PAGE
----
Cracks in Pakistan’s Taliban after PM Khan’s admission of peace talks

ISLAMABAD: Cracks have emerged in the Pakistani Taliban after Prime Minister Imran Khan’s acknowledgement that his government was in peace talks with certain factions of the Tehreek e Taliban Pakistan in an interview with TRT World.

Prime Minister Imran Khan clearly stated that his government had offered some groups within the TTP to lay down arms and, “then we forgive them and they become normal citizens.”

PM Khan reiterated his long held view: “I do not believe in military solutions. I’m anti military solutions.”

Such an olive branch by the Prime Minister was not unexpected since the President of Pakistan, Dr Arif Alvi and the Foreign Minister of Pakistan, Shah Mahmood Qureshi had made peace overtures with the Pakistani Taliban but they were coldly rejected.

PM Khan’s admission that Islamabad is currently in talks with certain groups of the TTP has created division in the loosely tied umbrella militant organisation.

Reports began to emerge from North Waziristan, stating that Hafiz Gul Bahadur’s group had announced a ceasefire for 20 days. Hafiz Gul Bahadar was one of the most trusted men of TTP founder, Baitullah Mehsud and has even served as his Naib Emir (deputy leader).

Hafiz Gul Bahadur, who may be considered the most influential military commander in North Waziristan has positively responded to Pakistan’s offer of peace, signalling that there are elements of the Pakistani Taliban which are willing to come to some sort of arrangement with the Pakistani government.

However, as soon as these reports from North Waziristan began to circulate, a TTP spokesman rejected any ceasefire and asked TTP militants to continue attacks reflecting the beginning of small cracks in the TTP nucleus.

Senior journalists Ihsanullah Tipu Mehsud and Saleem Mehsud tweeted the TTP’s statement which claimed that the TTP was an organised movement and not a victim of factionalism and that the TTP fighters should continue their attacks wherever they are.

“Journalists who are covering the Pakistani Taliban were somehow aware of the talks process taking place between Pakistani government and different factions of Pakistani Taliban. The Afghan Taliban had first proposed the idea,” Ihsanullah Mehsud told The Pakistan Daily in an exclusive conversation.

Mehsud questioned the prudence of PM Khan’s statement. “Making it public by the Prime Minister will not be taken as a prudent move by the Pakistani security establishment as things are in the initial stage and can cause regional spoilers to make the process derailed or sabotaged.”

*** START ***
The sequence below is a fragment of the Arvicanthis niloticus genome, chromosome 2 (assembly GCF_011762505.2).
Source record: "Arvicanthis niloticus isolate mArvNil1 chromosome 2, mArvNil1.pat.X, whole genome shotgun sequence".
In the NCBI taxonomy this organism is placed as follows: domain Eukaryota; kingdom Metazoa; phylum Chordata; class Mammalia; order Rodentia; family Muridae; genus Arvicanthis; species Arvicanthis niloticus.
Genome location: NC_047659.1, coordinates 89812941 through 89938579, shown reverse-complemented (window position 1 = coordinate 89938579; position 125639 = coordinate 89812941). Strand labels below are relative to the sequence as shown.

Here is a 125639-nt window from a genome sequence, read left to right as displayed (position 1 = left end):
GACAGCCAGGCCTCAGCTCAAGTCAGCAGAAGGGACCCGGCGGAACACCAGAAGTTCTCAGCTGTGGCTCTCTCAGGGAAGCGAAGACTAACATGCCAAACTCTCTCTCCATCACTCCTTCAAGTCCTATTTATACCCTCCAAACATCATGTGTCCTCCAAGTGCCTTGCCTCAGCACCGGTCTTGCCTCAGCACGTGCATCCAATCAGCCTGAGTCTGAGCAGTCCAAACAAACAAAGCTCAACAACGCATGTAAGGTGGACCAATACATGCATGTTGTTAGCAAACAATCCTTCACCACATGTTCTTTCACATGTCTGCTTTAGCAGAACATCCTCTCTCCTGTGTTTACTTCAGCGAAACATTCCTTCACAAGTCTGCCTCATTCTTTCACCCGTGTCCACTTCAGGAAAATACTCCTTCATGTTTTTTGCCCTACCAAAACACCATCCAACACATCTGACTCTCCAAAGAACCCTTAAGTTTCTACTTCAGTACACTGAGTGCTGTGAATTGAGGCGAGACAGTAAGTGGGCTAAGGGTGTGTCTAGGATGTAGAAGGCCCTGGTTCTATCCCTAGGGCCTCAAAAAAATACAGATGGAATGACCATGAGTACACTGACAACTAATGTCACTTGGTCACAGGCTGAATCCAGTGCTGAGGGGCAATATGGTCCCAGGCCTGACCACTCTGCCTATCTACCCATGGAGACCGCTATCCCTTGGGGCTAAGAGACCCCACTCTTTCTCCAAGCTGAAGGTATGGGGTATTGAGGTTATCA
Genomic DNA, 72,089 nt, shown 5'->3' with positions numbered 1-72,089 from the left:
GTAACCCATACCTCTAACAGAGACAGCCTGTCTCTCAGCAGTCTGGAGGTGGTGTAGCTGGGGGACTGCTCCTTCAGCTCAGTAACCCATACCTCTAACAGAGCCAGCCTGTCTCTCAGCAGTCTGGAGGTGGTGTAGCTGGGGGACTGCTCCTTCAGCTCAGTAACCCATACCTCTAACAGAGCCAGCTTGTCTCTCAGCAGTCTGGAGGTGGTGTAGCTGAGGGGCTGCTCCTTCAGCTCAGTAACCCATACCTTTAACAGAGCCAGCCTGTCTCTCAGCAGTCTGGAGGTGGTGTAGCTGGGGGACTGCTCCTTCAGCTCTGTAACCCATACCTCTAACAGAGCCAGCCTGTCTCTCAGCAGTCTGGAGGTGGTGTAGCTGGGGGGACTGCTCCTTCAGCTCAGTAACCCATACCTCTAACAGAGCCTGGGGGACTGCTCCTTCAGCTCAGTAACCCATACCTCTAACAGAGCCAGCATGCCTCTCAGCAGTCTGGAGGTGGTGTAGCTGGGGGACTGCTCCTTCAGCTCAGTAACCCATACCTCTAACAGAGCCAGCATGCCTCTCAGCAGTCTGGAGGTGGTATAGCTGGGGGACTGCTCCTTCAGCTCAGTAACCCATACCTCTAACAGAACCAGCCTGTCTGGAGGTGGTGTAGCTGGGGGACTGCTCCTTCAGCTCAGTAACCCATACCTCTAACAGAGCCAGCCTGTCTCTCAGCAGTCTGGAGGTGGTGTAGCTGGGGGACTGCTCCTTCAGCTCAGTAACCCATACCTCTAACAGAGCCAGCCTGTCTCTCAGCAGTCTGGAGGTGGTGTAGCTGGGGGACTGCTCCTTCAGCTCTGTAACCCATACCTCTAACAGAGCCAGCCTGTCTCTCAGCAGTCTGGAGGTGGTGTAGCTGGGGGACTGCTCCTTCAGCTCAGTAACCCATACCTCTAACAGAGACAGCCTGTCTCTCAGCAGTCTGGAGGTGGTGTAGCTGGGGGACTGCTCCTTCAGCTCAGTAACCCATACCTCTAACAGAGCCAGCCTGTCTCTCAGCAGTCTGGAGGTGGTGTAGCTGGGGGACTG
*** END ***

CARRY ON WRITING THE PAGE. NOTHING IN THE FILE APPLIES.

DG ISI Lt Gen Faiz Hameed (left), Prime Minister Imran Khan (center), Chief of Army Staff, General Qamar Javed Bajwa (right). Photo via PM Office.

“I also feel that without engaging the TTP which claimed almost 95 % attacks in recent months across Pakistan, talks would remain futile. Engaging the TTP for talks should be the main focus of the Pakistani government,” Mehsud, who covers Kyber Pakhtunkhwa for The New York Times told The Pakistan Daily.

On the other hand, counter-terrorism expert, Faran Jeffery questioned: “If Pakistan wanted the TTP on the negotiating table, what benefit did it derive from the Afghan Taliban’s takeover of Kabul?”

FJ also asked whether it was right or not to negotiate with terrorists who had killed thousands of innocent Pakistanis.

“TTP’s active fighters are between 1000-2000, so can any armed group of one or two thousand people strongarm the state?”, FJ asked.

Speaking to The Pakistan Daily, FJ said: “The Afghan Taliban are the ideological allies of the TTP, they are not the ideological allies of the Pakistani state. If they mediate negotiations between Pakistan and the TTP, they may protect the interests of TTP rather than Pakistan.”

FJ asked whether the Pakistani state was willing to give control of places like Bajaur or Waziristan to the TTP militants who would then impose their own order independent of the writ of the Pakistani state.

“Then if tomorrow, the people of Lal Masjid, Sipah e Sahaba or Saad Rizvi whose followers call him Amir ul Momineen come, will the state also give in to their demands?”

The TTP began a fresh offensive against the Pakistani state shortly after the Afghan Taliban came into power in Afghanistan.

Islamabad has been considered to have the ability to strategically influence the Afghan Taliban but it remains to be seen whether a political solution between the Pakistani state and the TTP can come into fruition.

It has been speculated that India may try to use the TTP as a proxy against Pakistan and create instability in Afghanistan given its strategic retreat from the war-torn country after the fall of the Ghani government.

The Emir of the TTP, Noor Wali Mehsud has also appeared in a rare interview on CNN fairly recently, narrating his war against the Pakistani state to a global audience.

Leave a Reply

Your email address will not be published.

Back to top button